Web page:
AT THE ANNUAL MEETING OF THE CENTRAL SURGICAL ASSOCIATION
MONTREAL (FRONTLINE MEDICAL NEWS) – A “hospital ecosystem score” derived from examining high-volume, high-quality hospitals has good specificity in predicting which hospitals will have high-quality outcomes, though these hospitals have low surgical volume for a given procedure.
“What we’re talking about is a care delivery macro-environment,” said Dr. Anai Kothari, presenting results of a retrospective study of surgical outcomes at the Central Surgical Association’s annual meeting.
The study built on previous work that had identified “hospital system factors that actually equipped hospitals to provide high quality care,” said Dr. Kothari, a surgical research resident at Loyola University Medical Center in Maywood, Ill. “These high-volume ecosystems do exist at low-volume hospitals,” he said.
The study was designed as a retrospective review of 24,784 patient encounters over a 5-year period from 302 hospitals; data were taken from the Hospital Consumer Assessment of Healthcare Providers and Services (HCAHPS) databases in California and Florida, with hospital resources data taken from the American Hospital Association (AHA) Annual Survey Database.
Adult patients were included if they had a malignancy of the esophagus, pancreas, or rectum, and had a surgical resection of the malignancy.
Dr. Kothari and his coinvestigators used patient mortality as a marker of quality, and analyzed the relationship between quality and case volume for each of the three procedures. “We used very strict definitions for high and low-volume” of surgical procedures, based on criteria set by the “Take the Volume Pledge” campaign that discourages surgeons from performing certain complex procedures unless they do them frequently, he said.
When procedural volume was mapped against risk-adjusted patient mortality in the data, the results could be divided into quadrants: high-volume/high-quality, high-volume/low-quality, low-volume/high-quality, and low-volume/low-quality.
Dr. Kothari said that an interesting pattern emerged, where a significant number of hospitals had low case volume but high quality outcomes. “In some cases … there are actually more low-volume/high-quality centers than high-volume/high-quality centers,” he said.
The researchers then looked at centers that performed at least two of the three surgical procedures at a high volume, to tease out some of the hospital system factors at play. They settled on examining 13 hospitals of over 300 initially studied, looking at more than 30 hospital characteristics that fell into five broad categories. These included infrastructure, size, staffing, perioperative services, and support intensity.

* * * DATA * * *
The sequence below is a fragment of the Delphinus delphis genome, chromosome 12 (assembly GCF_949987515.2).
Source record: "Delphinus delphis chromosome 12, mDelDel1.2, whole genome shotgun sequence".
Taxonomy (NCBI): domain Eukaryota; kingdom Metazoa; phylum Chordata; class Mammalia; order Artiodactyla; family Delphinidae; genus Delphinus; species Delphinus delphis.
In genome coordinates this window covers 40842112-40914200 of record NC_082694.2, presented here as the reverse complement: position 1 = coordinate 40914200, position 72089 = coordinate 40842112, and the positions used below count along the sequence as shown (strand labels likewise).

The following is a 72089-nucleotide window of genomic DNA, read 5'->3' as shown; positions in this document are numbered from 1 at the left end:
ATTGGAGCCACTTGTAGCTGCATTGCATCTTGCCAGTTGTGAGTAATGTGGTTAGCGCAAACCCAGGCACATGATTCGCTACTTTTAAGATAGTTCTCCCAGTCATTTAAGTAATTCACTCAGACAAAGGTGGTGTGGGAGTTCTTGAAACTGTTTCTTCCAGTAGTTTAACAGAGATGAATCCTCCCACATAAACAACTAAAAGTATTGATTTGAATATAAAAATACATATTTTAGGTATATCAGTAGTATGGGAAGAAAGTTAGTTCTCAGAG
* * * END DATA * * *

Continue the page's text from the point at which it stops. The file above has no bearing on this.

Within these categories, infrastructure characteristics associated with better outcomes included the facility’s being a level 1 trauma center and having transplant services. Size characteristics associated with better outcomes included total number of hospital admissions and total inpatient surgical volume. In terms of staffing, higher resident-to-bed and nurse-to-bed ratio (but not a higher physician-to-bed ratio) were both linked to better outcomes.
The perioperative services that mattered for outcomes were patient rehabilitation, geriatric services, speech and language pathology, and inpatient palliative care. Patients in facilities with a high level of oncology support also fared better.
Using different analytic models, Dr. Kothari and his colleagues attempted to determine whether these factors were predictive of a high-volume ecosystem that would result in better outcomes, even if volume for a particular procedure was low.
They found that their model, which assigned one point for each hospital ecosystem characteristic present at a given hospital, was very specific for identifying low-volume, high-quality care centers. “So a score of 7 and above has a specificity for low volume/high quality of care of over 70%” in esophageal resection, said Dr. Kothari.
Dr. Kothari noted how few high-volume centers were identified for this study, a finding that points to the practical importance for hospital administrators of knowing what factors may contribute to better surgical outcomes in smaller facilities.
Dr. Luke Funk , director of minimally invasive surgery research at the University of Wisconsin-Madison and a sometime collaborator of Dr. Kothari’s, had some suggestions for next steps. “Perhaps you could drill down qualitatively, going into some of these centers and talking to folks. Then you could take aspects from these programs and apply them to lower volume centers.” Dr. Kothari agreed, saying this would be a “very natural next step.”
Dr. Kothari reported no relevant disclosures; he is supported by an NIH training grant.
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